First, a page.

- Website: votekeith.com
- Employment: Deputy clerk of Superior Court
- Party affiliation: Democrat
- Previous candidacy: Ran for Buncombe County Board of Commissioners in 2012, 2014
- NEW! Notable endorsements: Council member Cecil Bothwell, Friends of St. Lawrence Green, People Advocating Real Change, AFL-CIO, personal endorsement from the president of local NAACP Carmen-Ramos Kennedy.
- NEW! Campaign contributions: $4,531.08
- NEW! Campaign expenditures: $4,526.59
NEW! You’re running for office in the midst of a growth spurt in Asheville. What infrastructure needs will you prioritize if elected?
Having and maintaining a well-prioritized assessment of our infrastructure needs provided by staff would be beneficial. However, best practices would prioritize critical infrastructure needs first, followed by urban infrastructure. Our main critical infrastructure need is making sure the city is taking every legal recourse to protect its water system. Other needs that come to mind that may fall into one of the aforementioned categories would include sidewalks, bike lanes, connected greenways, continued street and road maintenance projects, and anything involving water and sewer improvements, including stormwater runoff and repair or replacement of these systems.
NEW! How do you think City Council should proceed in regard to short-term rentals and homestays?
This is a critical conversation that residents are having. I believe homeowners should be allowed to use their property as they wish. However, we cannot completely rule out the city’s ability to regulate these rentals in a way that will strive to keep the harmony of our neighborhoods intact and not obstruct or cause an encumbrance with the ability to make a profit. This conversation is not over and needs to continue until we have reached a solution that could benefit all parties in a positive and meaningful way.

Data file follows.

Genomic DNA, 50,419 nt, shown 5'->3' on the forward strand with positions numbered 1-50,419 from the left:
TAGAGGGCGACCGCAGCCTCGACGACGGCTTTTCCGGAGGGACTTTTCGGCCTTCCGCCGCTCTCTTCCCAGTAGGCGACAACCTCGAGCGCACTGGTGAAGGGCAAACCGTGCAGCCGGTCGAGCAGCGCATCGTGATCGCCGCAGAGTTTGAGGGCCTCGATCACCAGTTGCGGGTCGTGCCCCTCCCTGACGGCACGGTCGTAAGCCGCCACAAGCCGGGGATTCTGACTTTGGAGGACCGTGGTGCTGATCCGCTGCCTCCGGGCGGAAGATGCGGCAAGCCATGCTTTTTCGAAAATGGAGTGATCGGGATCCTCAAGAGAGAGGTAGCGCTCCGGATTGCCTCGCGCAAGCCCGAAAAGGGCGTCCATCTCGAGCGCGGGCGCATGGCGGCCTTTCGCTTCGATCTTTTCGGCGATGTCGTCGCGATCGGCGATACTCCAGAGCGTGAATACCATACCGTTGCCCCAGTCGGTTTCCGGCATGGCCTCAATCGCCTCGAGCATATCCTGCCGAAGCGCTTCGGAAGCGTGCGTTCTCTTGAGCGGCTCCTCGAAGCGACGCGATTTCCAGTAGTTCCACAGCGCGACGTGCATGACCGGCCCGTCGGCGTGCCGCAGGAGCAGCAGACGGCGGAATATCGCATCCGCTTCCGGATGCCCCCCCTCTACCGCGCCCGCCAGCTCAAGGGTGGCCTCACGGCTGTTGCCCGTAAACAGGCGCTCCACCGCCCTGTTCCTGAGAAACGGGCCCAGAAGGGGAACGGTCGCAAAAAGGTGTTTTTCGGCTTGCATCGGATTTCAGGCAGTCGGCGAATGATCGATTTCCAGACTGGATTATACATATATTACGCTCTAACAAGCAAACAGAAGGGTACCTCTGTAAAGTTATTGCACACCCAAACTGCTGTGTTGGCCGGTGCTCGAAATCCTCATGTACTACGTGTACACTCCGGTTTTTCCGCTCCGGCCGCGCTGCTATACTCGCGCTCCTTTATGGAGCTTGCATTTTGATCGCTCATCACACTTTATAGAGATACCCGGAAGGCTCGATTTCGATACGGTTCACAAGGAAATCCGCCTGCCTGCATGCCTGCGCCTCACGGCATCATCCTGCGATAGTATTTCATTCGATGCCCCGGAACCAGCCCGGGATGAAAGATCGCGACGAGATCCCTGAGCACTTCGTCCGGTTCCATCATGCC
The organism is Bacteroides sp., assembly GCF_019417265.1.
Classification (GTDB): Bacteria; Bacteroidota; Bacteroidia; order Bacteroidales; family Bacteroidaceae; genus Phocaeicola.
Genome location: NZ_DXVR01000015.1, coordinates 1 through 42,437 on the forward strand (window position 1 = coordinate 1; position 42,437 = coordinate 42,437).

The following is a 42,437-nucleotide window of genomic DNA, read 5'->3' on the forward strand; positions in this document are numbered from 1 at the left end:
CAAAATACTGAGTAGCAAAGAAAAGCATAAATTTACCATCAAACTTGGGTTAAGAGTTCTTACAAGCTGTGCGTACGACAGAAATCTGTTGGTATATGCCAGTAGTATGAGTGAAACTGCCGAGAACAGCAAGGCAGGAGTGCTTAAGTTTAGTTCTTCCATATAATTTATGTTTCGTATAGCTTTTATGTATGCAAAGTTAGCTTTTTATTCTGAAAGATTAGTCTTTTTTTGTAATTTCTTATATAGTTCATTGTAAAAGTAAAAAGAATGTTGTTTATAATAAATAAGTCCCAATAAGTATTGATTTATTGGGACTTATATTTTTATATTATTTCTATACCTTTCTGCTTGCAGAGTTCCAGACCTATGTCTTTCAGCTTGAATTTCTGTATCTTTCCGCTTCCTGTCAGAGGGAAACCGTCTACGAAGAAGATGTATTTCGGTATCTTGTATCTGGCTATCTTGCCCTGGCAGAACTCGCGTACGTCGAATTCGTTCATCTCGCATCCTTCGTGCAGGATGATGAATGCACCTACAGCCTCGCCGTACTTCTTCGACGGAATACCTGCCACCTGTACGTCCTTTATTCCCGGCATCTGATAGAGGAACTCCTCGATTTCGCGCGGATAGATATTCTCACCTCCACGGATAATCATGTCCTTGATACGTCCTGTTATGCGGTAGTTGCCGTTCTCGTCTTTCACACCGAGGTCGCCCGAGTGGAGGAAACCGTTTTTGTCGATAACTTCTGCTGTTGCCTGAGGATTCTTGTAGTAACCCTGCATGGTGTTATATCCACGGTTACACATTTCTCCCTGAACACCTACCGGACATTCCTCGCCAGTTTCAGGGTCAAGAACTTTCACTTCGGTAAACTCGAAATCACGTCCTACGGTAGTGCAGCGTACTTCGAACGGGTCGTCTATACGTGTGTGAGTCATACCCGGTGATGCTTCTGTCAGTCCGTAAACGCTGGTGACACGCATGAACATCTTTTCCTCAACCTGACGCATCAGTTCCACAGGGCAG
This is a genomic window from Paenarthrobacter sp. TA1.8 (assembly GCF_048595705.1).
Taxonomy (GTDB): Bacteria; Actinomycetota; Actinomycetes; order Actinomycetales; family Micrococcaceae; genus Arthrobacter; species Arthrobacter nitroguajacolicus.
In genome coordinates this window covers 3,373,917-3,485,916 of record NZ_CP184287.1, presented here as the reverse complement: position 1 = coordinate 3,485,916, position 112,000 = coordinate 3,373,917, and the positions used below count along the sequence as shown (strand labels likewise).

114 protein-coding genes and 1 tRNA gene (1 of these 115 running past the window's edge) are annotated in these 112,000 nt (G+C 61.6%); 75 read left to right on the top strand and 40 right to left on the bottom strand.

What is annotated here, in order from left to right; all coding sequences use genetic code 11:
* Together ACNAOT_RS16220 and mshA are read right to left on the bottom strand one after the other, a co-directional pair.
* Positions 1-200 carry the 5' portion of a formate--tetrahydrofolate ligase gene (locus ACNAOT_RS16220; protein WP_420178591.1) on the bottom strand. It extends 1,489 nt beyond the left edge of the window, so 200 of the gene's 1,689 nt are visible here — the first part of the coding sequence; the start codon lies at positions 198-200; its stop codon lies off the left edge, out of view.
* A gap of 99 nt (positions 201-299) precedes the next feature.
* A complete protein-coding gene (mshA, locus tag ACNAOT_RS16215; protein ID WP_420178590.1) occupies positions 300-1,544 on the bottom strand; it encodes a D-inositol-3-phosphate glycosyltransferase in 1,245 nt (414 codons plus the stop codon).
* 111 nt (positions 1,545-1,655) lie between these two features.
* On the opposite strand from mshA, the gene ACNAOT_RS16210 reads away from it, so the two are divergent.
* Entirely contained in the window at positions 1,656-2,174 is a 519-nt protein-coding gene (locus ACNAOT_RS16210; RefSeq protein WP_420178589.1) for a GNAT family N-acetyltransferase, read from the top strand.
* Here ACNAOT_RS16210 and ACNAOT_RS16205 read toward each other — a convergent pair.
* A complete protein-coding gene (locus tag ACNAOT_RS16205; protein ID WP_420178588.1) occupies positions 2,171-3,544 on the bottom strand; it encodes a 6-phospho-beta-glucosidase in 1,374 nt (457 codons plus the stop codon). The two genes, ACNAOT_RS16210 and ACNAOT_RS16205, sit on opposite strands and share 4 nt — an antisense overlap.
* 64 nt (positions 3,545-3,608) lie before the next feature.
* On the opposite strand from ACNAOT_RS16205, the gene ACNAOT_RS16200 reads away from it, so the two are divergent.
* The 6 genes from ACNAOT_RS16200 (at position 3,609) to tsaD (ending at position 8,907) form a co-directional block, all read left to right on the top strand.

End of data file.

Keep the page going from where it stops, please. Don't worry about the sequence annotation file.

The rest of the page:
NEW! What can and will you do to address inequality in Asheville?
Opportunities are key. The more opportunities we can provide will help level the playing field. Also, calming gentrification in our communities and promoting economic development systems that lift up minority and low-income families. If we are addressing income inequality I believe the long-heralded solution has been promotion of educational advancement. Even then, we still have the remaining workforce left to provide other essentials that make our lives possible. Wage inequality and the wealth gap is what needs to be addressed . Rather than asking individuals to increase their value, we need to transform how we as a society value the work individuals do and raise wages. We need to push Raleigh for a better minimum wage.
NEW! What can you bring to City Council that other candidates can’t or don’t?
As a native of Asheville and a minority, I bring a missing perspective to council. I have a wide range of experience from teaching to the court system, small-business ownership to working in the hospitality industry. I have diverse perspectives for solving problems. As a teen I would get up at 5 a.m. to get to work at the Grove Park Inn by 8 a.m. because that is how long it takes our bus system to reliably get one across town. I know what it is like to spend four hours a day commuting on our bus system just to have a six-hour shift in the hospitality industry. Real-world experiences reinforce the importance of remaining grounded. I am now deputy clerk of court. These experiences have made me a better listener to others’ struggles and provides me with insight on representing voices that are not getting heard.
What are three achievable goals that you would champion in the next two years?
Improving affordability through land banks and land trusts, improving infrastructure and improving our transit system.
What are the best strategies for increasing affordable housing in Asheville?